Create a Date with a set timezone without using a string representation

I have a web page with three dropdowns for day, month and year. If I use the JavaScript Date constructor that takes numbers, then I get a Date object for my current timezone:

new Date(xiYear, xiMonth, xiDate)

Give the correct date, but it thinks that date is GMT+01:00 due to daylight savings time.

The problem here is that I then pass this Date to an Ajax method and when the date is deserialised on the server it has been converted to GMT and so lost an hour which moves the day back by one.
Now I could just pass the day, month, and year individually into the Ajax method, but it seems that there ought to be a better way.

The accepted answer pointed me in the right direction, however just using setUTCHours() by itself changed:

Apr 5th 00:00 GMT+01:00 


Apr 4th 23:00 GMT+01:00

I then also had to set the UTC date, month and year to end up with

Apr 5th 01:00 GMT+01:00

which is what I wanted.

using .setUTCHours() it would be possible to actually set dates in UTC-time, which would allow you to use UTC-times throughout the system.

You cannot set it using UTC in the constructor though, unless you specify a date-string.

Using new Date(Date.UTC(year, month, day, hour, minute, second)) you can create a Date-object from a specific UTC time.

var d = new Date(xiYear, xiMonth, xiDate);
d.setTime( d.getTime() + d.getTimezoneOffset()*60*1000 );

This answer is tailored specifically to the original question, and will not give the answer you necessarily expect. In particular, some people will want to subtract the timezone offset instead of add it. Remember though that the whole point of this solution is to hack javascript’s date object for a particular deserialization, not to be correct in all cases.

I believe you need the createDateAsUTC function (please compare with convertDateToUTC)

function createDateAsUTC(date) {
    return new Date(Date.UTC(date.getFullYear(), date.getMonth(), date.getDate(), date.getHours(), date.getMinutes(), date.getSeconds()));

function convertDateToUTC(date) { 
    return new Date(date.getUTCFullYear(), date.getUTCMonth(), date.getUTCDate(), date.getUTCHours(), date.getUTCMinutes(), date.getUTCSeconds()); 

Simply Set the Time Zone and Get Back According

new Date().toLocaleString("en-US", {timeZone: "America/New_York"})

Other Time-zones are as Following

var world_timezones =

I don’t believe this is possible – there is no ability to set the timezone on a Date object after it is created.

And in a way this makes sense – conceptually (if perhaps not in implementation); per (emphasis mine):

Unix time, or POSIX time, is a system for describing instants in time, defined as the number of seconds elapsed since midnight Coordinated Universal Time (UTC) of Thursday, January 1, 1970.

Once you’ve constructed one it will represent a certain point in “real” time. The time zone is only relevant when you want to convert that abstract time point into a human-readable string.

Thus it makes sense you would only be able to change the actual time the Date represents in the constructor. Sadly it seems that there is no way to pass in an explicit timezone – and the constructor you are calling (arguably correctly) translates your “local” time variables into GMT when it stores them canonically – so there is no way to use the int, int, int constructor for GMT times.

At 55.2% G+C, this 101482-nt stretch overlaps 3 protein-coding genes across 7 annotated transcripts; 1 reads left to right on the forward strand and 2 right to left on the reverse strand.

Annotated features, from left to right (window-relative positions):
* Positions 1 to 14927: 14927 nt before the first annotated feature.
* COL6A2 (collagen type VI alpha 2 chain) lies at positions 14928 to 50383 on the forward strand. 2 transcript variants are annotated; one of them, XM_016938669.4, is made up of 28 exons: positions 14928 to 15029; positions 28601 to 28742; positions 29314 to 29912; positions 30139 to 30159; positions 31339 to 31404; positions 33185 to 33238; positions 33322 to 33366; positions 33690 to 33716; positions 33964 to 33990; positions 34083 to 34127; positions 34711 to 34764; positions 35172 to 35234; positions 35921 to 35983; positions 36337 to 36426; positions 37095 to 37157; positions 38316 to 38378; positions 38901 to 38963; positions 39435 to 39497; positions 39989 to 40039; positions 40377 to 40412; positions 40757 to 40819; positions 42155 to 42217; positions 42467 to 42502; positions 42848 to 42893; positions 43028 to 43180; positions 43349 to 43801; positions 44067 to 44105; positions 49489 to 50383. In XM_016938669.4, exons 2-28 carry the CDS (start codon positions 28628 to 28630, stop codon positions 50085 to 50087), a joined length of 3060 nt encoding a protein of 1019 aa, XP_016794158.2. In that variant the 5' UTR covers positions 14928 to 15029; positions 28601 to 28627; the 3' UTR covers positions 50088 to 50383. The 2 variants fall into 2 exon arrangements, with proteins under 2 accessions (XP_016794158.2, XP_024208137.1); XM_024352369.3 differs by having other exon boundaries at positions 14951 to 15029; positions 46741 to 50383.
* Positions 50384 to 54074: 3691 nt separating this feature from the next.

On the plus side, it’s trivial to just use the constructor that takes a String instead. You don’t even have to convert the numeric month into a String (on Firefox at least), so I was hoping a naive implementation would work. However, after trying it out it works successfully in Firefox, Chrome, and Opera but fails in Konqueror (“Invalid Date”) , Safari (“Invalid Date”) and IE (“NaN”). I suppose you’d just have a lookup array to convert the month to a string, like so:

var months = [ '', 'January', 'February', ..., 'December'];

function createGMTDate(xiYear, xiMonth, xiDate) {
   return new Date(months[xiMonth] + ' ' + xiDate + ', ' + xiYear + ' 00:00:00 GMT');

I know this is old but if it helps you could use moment and moment time zone. If you haven’t seen them take a look.

two really handy time manipulation libraries.

If you want to deal with the slightly different, but related, problem of creating a Javascript Date object from year, month, day, …, including timezone – that is, if you want to parse a string into a Date – then you apparently have to do an infuriatingly complicated dance:

// parseISO8601String : string -> Date
// Parse an ISO-8601 date, including possible timezone,
// into a Javascript Date object.
// Test strings: parseISO8601String(x).toISOString()
// "2013-01-31T12:34"              -> "2013-01-31T12:34:00.000Z"
// "2013-01-31T12:34:56"           -> "2013-01-31T12:34:56.000Z"
// "2013-01-31T12:34:56.78"        -> "2013-01-31T12:34:56.780Z"
// "2013-01-31T12:34:56.78+0100"   -> "2013-01-31T11:34:56.780Z"
// "2013-01-31T12:34:56.78+0530"   -> "2013-01-31T07:04:56.780Z"
// "2013-01-31T12:34:56.78-0330"   -> "2013-01-31T16:04:56.780Z"
// "2013-01-31T12:34:56-0330"      -> "2013-01-31T16:04:56.000Z"
// "2013-01-31T12:34:56Z"          -> "2013-01-31T12:34:56.000Z"
function parseISO8601String(dateString) {
    var timebits = /^([0-9]{4})-([0-9]{2})-([0-9]{2})T([0-9]{2}):([0-9]{2})(?::([0-9]*)(.[0-9]*)?)?(?:([+-])([0-9]{2})([0-9]{2}))?/;